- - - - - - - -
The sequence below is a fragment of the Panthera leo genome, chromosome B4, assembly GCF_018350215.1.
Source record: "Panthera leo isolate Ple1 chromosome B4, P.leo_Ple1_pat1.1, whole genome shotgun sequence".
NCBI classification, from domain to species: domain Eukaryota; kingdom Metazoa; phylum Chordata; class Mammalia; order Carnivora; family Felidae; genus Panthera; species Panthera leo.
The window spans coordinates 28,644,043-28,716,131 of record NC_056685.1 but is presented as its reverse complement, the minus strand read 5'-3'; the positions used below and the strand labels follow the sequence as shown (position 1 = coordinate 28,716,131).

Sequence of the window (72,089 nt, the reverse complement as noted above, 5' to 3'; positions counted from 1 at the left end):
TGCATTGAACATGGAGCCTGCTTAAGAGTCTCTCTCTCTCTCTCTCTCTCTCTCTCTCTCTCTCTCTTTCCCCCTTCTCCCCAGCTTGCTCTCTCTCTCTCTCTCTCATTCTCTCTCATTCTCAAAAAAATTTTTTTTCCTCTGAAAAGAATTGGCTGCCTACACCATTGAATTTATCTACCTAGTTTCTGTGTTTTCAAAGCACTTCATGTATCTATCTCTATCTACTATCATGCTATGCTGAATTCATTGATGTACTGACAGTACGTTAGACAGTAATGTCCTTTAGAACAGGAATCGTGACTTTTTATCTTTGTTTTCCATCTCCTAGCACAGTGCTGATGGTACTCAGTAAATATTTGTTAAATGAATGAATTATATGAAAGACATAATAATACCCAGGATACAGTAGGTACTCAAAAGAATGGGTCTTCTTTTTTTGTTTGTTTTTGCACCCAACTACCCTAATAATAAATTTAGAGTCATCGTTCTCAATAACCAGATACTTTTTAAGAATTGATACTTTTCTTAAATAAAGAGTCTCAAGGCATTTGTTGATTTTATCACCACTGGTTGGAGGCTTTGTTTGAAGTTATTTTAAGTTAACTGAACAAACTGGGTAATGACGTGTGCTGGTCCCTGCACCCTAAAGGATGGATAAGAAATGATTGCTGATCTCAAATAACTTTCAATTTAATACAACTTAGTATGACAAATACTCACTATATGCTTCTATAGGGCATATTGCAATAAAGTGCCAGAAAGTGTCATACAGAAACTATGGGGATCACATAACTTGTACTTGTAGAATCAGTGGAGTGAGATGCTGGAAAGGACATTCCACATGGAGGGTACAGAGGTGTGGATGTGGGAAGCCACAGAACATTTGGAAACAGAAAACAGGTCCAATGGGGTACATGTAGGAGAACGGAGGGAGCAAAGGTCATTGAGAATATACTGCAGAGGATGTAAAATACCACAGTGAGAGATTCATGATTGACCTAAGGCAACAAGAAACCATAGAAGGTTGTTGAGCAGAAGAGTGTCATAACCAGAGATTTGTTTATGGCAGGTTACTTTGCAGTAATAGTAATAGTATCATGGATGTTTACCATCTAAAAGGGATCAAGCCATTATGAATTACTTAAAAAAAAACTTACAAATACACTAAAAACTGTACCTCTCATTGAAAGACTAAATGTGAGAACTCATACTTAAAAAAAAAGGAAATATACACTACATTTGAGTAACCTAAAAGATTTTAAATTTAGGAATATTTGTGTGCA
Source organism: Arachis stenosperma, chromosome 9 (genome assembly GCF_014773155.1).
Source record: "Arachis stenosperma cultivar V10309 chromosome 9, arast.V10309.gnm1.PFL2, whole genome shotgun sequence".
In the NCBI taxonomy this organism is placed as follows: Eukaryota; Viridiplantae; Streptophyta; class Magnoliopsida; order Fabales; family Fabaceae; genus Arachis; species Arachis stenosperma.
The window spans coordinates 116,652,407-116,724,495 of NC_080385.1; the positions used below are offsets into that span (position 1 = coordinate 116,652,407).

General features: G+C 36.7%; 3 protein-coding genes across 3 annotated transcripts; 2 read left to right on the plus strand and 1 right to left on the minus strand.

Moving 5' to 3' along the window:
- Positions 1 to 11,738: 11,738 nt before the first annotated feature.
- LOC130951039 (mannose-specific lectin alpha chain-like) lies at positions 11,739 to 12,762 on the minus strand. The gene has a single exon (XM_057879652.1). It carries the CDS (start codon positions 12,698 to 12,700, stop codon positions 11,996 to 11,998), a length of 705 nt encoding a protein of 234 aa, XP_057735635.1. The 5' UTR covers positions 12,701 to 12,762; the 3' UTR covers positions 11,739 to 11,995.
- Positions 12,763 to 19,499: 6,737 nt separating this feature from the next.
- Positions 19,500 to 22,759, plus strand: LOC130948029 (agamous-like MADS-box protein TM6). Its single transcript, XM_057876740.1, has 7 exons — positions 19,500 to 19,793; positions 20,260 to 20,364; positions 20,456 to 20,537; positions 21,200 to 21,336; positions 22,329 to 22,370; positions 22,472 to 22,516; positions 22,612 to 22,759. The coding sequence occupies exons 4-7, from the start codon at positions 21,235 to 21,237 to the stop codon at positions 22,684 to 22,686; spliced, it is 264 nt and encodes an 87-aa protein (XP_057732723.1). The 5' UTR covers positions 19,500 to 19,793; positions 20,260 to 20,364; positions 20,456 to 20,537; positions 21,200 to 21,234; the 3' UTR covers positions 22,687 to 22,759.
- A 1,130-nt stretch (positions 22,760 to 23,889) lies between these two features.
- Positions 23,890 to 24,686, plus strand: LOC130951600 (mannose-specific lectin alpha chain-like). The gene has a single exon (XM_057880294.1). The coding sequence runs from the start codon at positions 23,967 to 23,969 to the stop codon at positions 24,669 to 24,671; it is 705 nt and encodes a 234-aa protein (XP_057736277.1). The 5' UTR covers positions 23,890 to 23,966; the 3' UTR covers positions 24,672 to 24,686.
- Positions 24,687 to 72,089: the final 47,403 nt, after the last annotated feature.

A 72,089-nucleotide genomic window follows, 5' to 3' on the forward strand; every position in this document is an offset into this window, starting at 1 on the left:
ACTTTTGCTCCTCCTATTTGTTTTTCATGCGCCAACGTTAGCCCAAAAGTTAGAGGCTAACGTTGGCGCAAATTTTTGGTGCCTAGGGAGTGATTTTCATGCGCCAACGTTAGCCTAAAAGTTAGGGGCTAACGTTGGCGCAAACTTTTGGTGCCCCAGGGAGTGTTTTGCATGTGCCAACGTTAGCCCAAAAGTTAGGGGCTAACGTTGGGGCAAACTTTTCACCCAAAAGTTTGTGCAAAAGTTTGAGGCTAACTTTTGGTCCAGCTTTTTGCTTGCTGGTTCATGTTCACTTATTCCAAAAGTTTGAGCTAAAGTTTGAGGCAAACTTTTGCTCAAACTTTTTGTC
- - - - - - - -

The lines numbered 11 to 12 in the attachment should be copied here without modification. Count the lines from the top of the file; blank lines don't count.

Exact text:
General features: G+C 36.7%; 3 protein-coding genes across 3 annotated transcripts; 2 read left to right on the plus strand and 1 right to left on the minus strand.

Moving 5' to 3' along the window: